What does all this mean for the legal industry? For starters, it means that firms should be doing even more of what they should have been doing all along – running a law practice as a business. They should be working ON their business as much as IN their business. Being good at practicing law is not good enough to assure success anymore. Being good at practicing law is a “table stake”; it gets you in the game, but it does not assure financial success…which is a key ingredient to any viable business. Now successful marketing, efficient and effective operations in intake, case management, reporting, HR/training, accounting, and client relations are just as important, if not more so, than “being a good lawyer.” Without clients and referral sources, where will new business come from?
Will you and your firm be at the table looking for firms with which to align or on the menu of firms being eyed for consumption? Non-lawyer owned firms AND progressive lawyer owned firms will certainly be looking at ways to improve and expand services through merger and/or acquisition. As we have seen with other professional service industries, there are both pros and cons to this steamroller heading toward the law firm industry. The one thing I hope YOU won’t do is ignore what is coming.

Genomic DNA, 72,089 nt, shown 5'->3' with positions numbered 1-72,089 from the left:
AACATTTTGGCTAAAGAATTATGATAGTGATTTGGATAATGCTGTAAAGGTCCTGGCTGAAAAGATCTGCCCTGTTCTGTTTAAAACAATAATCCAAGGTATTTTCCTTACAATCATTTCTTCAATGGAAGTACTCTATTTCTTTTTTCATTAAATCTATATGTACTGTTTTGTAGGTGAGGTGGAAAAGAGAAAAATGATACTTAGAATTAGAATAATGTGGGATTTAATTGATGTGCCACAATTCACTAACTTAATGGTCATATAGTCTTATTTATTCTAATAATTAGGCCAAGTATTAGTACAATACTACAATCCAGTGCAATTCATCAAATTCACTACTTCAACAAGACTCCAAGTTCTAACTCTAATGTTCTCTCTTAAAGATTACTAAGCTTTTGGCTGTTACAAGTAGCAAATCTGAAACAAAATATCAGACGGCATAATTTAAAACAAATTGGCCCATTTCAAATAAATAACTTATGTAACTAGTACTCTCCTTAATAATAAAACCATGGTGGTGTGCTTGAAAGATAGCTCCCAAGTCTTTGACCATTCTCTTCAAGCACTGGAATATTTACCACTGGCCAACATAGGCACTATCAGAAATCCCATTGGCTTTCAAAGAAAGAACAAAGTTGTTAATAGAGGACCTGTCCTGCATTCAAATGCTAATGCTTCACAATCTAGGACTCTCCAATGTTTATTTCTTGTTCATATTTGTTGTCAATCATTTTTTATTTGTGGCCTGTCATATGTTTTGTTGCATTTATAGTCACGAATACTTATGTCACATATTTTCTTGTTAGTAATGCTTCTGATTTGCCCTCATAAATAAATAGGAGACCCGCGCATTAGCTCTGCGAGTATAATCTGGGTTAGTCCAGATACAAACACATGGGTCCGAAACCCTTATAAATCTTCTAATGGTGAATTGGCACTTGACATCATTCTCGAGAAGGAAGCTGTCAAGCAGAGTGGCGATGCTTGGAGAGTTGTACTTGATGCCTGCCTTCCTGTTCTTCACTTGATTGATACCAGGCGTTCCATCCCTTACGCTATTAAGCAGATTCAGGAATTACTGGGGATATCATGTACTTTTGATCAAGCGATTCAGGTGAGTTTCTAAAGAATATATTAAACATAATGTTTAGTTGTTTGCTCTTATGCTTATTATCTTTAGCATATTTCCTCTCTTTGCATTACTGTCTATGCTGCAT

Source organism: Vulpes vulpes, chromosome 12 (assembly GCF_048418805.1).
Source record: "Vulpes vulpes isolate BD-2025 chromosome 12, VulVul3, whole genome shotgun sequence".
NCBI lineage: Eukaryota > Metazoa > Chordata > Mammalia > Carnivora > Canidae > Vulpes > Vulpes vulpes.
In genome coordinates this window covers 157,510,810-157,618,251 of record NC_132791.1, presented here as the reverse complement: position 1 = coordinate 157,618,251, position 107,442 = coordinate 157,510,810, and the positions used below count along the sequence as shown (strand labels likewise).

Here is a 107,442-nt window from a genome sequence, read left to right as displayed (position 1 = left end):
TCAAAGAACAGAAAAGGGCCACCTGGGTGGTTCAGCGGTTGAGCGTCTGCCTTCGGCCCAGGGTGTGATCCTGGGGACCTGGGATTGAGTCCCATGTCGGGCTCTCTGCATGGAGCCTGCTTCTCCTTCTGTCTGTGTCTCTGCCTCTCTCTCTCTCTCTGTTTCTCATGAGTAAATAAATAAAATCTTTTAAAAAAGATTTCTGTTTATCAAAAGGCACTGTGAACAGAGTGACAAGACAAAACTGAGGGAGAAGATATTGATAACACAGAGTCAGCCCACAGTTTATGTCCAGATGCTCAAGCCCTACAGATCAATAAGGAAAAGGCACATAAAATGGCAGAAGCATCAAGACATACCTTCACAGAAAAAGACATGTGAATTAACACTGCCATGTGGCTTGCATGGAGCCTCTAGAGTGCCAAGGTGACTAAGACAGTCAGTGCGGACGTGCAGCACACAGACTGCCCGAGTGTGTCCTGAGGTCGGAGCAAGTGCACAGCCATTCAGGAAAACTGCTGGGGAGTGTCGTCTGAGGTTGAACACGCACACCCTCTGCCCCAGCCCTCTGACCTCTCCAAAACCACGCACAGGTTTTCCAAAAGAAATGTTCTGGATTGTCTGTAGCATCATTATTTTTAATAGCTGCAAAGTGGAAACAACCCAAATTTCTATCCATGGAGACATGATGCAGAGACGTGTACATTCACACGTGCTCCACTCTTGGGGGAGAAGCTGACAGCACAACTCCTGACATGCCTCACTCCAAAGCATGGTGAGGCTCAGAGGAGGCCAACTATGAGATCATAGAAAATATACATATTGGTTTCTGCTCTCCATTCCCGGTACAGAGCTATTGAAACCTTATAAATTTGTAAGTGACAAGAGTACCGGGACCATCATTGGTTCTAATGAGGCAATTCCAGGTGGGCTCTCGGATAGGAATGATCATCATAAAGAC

Some questions that you may consider as you think through your firm’s current market position as either a buyer or seller are as follows:
Whether you choose to be at the table or on the menu, may that choice be an intentional one. Either spot may be right for you and your firm. So, keep your ear to the ground…steamrollers are loud, and you can hear them coming before they arrive. You may consider this article one of the first rumbles.
Tim McKey is the owner and co-founder of Vista Consulting Team, a consulting group for plaintiff law firms with a focus on improving the business side of law firms. Vista helps each client firm develop a realistic vision of their firm for the future, create a strategic plan to achieve that vision, design law firm owners’ desired lifestyles, and perform extensive succession planning for positive transitions. From a technical standpoint, Tim assists Vista clients in reviewing firm tax entity structure, accounting systems analysis, and financial reporting. Tim has decades of CPA experience with local, regional, and national CPA firms. A self-proclaimed business nerd, Tim enjoys reading, pondering and discussing future business trends, models, and disruptive change, tennis, exercise, and the pursuit of the “abundant life.”